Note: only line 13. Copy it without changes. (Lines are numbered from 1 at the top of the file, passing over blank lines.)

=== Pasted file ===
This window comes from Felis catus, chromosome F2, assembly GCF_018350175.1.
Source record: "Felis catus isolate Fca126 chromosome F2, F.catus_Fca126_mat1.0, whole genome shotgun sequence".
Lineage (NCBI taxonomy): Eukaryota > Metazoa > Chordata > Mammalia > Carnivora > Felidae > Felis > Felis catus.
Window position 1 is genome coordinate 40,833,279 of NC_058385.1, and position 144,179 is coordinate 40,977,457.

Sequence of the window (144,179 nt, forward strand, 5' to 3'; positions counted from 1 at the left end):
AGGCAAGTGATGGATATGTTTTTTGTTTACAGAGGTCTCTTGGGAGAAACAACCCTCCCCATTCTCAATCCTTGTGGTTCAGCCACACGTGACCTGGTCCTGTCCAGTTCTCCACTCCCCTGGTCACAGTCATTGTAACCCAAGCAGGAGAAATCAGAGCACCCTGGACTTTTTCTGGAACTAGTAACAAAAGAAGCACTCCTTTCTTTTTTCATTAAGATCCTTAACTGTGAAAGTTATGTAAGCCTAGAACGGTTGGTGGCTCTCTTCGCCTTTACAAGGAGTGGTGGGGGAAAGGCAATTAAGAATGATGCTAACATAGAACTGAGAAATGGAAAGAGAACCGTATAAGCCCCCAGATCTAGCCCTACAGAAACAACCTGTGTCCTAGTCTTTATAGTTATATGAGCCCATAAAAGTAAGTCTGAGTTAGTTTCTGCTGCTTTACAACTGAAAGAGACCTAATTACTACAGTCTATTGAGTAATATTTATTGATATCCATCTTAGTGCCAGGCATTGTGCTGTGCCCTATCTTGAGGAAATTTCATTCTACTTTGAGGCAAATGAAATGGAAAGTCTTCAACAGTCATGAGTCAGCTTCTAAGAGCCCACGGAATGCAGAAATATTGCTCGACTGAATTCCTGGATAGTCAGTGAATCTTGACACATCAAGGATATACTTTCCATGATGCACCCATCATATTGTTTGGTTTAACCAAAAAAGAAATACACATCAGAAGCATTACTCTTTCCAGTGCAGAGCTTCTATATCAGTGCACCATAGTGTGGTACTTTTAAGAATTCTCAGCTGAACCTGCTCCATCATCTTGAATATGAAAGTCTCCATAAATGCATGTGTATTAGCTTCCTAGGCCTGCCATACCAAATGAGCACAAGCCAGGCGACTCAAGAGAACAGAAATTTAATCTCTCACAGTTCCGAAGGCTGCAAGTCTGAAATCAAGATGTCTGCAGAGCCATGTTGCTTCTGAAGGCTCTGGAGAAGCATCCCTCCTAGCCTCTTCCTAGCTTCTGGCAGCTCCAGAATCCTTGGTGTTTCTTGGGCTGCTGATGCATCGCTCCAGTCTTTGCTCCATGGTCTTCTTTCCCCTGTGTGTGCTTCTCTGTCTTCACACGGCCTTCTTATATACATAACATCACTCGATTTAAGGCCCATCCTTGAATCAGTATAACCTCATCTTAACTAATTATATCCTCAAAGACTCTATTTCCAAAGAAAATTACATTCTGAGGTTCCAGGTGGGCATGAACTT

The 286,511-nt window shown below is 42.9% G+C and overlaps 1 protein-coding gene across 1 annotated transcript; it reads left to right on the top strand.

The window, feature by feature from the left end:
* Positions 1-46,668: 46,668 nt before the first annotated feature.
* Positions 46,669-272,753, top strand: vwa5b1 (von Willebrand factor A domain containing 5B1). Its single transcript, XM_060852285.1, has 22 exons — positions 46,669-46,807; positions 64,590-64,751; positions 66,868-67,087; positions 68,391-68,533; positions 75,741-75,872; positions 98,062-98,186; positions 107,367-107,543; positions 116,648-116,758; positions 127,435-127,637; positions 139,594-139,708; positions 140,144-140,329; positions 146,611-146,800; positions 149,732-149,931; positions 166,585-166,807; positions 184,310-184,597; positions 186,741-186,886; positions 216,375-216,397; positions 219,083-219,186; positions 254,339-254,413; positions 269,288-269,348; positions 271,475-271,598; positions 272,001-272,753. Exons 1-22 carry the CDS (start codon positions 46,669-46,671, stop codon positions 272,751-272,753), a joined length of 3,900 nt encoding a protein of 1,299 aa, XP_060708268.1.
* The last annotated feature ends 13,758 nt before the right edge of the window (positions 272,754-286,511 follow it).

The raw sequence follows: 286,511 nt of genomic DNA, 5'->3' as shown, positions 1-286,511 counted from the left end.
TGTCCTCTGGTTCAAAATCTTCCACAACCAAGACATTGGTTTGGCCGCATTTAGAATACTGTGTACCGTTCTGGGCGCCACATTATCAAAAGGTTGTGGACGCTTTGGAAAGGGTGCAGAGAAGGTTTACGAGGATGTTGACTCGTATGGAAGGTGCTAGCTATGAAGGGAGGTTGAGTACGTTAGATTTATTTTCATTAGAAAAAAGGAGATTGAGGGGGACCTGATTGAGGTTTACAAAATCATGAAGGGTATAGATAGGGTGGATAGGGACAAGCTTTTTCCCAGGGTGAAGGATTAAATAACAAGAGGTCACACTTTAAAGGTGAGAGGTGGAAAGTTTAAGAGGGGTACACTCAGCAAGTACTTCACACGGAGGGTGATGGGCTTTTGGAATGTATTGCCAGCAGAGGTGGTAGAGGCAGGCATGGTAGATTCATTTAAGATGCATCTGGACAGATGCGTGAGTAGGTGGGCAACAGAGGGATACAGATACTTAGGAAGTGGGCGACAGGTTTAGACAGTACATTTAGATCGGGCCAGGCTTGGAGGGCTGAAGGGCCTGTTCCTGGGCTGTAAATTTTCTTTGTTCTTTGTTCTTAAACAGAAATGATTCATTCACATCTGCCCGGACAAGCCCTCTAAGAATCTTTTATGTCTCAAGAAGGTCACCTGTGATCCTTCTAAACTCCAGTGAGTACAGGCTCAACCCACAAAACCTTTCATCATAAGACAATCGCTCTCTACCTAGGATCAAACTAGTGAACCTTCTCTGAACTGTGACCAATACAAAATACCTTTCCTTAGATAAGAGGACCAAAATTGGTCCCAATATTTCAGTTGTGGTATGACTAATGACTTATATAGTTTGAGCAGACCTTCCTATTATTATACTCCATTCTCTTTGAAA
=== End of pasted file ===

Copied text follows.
TGTCCTCTGGTTCAAAATCTTCCACAACCAAGACATTGGTTTGGCCGCATTTAGAATACTGTGTACCGTTCTGGGCGCCACATTATCAAAAGGTTGTGGACGCTTTGGAAAGGGTGCAGAGAAGGTTTACGAGGATGTTGACTCGTATGGAAGGTGCTAGCTATGAAGGGAGGTTGAGTACGTTAGATTTATTTTCATTAGAAAAAAGGAGATTGAGGGGGACCTGATTGAGGTTTACAAAATCATGAAGGGTATAGATAGGGTGGATAGGGACAAGCTTTTTCCCAGGGTGAAGGATTAAATAACAAGAGGTCACACTTTAAAGGTGAGAGGTGGAAAGTTTAAGAGGGGTACACTCAGCAAGTACTTCACACGGAGGGTGATGGGCTTTTGGAATGTATTGCCAGCAGAGGTGGTAGAGGCAGGCATGGTAGATTCATTTAAGATGCATCTGGACAGATGCGTGAGTAGGTGGGCAACAGAGGGATACAGATACTTAGGAAGTGGGCGACAGGTTTAGACAGTACATTTAGATCGGGCCAGGCTTGGAGGGCTGAAGGGCCTGTTCCTGGGCTGTAAATTTTCTTTGTTCTTTGTTCTTAAACAGAAATGATTCATTCACATCTGCCCGGACAAGCCCTCTAAGAATCTTTTATGTCTCAAGAAGGTCACCTGTGATCCTTCTAAACTCCAGTGAGTACAGGCTCAACCCACAAAACCTTTCATCATAAGACAATCGCTCTCTACCTAGGATCAAACTAGTGAACCTTCTCTGAACTGTGACCAATACAAAATACCTTTCCTTAGATAAGAGGACCAAAATTGGTCCCAATATTTCAGTTGTGGTATGACTAATGACTTATATAGTTTGAGCAGACCTTCCTATTATTATACTCCATTCTCTTTGAAA